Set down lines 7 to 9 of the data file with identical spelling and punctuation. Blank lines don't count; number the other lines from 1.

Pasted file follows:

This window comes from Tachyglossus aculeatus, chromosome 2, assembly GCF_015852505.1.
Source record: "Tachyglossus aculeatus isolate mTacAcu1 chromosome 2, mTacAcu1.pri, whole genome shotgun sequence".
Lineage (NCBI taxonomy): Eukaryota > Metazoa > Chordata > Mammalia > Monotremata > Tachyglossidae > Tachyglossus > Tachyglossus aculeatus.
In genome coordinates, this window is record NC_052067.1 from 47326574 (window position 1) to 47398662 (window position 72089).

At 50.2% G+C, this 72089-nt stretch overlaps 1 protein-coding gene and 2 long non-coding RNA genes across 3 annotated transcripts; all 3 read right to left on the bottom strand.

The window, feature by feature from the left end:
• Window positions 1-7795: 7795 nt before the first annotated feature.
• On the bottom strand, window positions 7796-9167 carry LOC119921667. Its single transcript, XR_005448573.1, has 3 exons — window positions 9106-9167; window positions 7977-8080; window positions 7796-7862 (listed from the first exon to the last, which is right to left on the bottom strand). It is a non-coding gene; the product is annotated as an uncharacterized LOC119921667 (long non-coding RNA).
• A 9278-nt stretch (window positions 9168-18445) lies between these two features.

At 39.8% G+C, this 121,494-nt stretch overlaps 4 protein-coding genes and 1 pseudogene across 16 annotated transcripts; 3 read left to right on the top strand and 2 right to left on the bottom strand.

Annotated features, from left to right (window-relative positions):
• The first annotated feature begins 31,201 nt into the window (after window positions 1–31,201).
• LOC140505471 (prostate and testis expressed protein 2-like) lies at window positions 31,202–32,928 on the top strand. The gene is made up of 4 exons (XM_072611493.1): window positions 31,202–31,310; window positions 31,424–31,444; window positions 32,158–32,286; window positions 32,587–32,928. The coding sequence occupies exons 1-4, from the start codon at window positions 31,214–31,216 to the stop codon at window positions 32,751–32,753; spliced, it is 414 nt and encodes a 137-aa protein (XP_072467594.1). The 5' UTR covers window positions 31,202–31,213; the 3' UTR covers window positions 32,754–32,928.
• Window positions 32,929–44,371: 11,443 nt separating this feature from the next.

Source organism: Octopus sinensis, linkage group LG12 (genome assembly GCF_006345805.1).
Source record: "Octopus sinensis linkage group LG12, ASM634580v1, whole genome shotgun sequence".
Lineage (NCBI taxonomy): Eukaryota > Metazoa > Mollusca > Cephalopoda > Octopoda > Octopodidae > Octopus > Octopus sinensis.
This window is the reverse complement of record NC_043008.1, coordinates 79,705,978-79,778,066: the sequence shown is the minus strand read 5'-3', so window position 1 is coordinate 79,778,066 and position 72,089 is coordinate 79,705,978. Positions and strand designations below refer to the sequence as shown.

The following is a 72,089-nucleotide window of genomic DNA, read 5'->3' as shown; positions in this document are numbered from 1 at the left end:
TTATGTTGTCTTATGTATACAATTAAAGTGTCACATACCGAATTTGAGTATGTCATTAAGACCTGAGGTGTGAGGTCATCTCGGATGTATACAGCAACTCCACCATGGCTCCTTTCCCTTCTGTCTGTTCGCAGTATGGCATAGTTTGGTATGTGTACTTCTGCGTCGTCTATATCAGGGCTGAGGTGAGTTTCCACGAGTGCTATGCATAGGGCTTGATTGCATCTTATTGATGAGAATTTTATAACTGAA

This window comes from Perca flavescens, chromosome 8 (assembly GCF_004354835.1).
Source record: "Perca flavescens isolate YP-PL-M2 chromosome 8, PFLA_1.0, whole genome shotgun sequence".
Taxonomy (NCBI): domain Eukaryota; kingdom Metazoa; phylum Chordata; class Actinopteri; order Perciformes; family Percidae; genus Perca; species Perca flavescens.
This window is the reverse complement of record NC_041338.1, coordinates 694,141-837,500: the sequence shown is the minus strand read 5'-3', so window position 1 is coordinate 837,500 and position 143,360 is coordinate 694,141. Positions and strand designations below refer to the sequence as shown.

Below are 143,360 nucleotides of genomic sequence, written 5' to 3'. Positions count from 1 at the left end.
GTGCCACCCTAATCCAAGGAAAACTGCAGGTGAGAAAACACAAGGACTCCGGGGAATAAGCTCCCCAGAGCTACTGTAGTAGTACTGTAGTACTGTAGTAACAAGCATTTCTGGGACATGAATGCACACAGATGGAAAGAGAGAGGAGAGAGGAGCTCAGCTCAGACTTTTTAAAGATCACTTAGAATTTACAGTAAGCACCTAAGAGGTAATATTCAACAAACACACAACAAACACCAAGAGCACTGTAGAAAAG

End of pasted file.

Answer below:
• Window positions 1-7795: 7795 nt before the first annotated feature.
• On the bottom strand, window positions 7796-9167 carry LOC119921667. Its single transcript, XR_005448573.1, has 3 exons — window positions 9106-9167; window positions 7977-8080; window positions 7796-7862 (listed from the first exon to the last, which is right to left on the bottom strand). It is a non-coding gene; the product is annotated as an uncharacterized LOC119921667 (long non-coding RNA).
• A 9278-nt stretch (window positions 9168-18445) lies between these two features.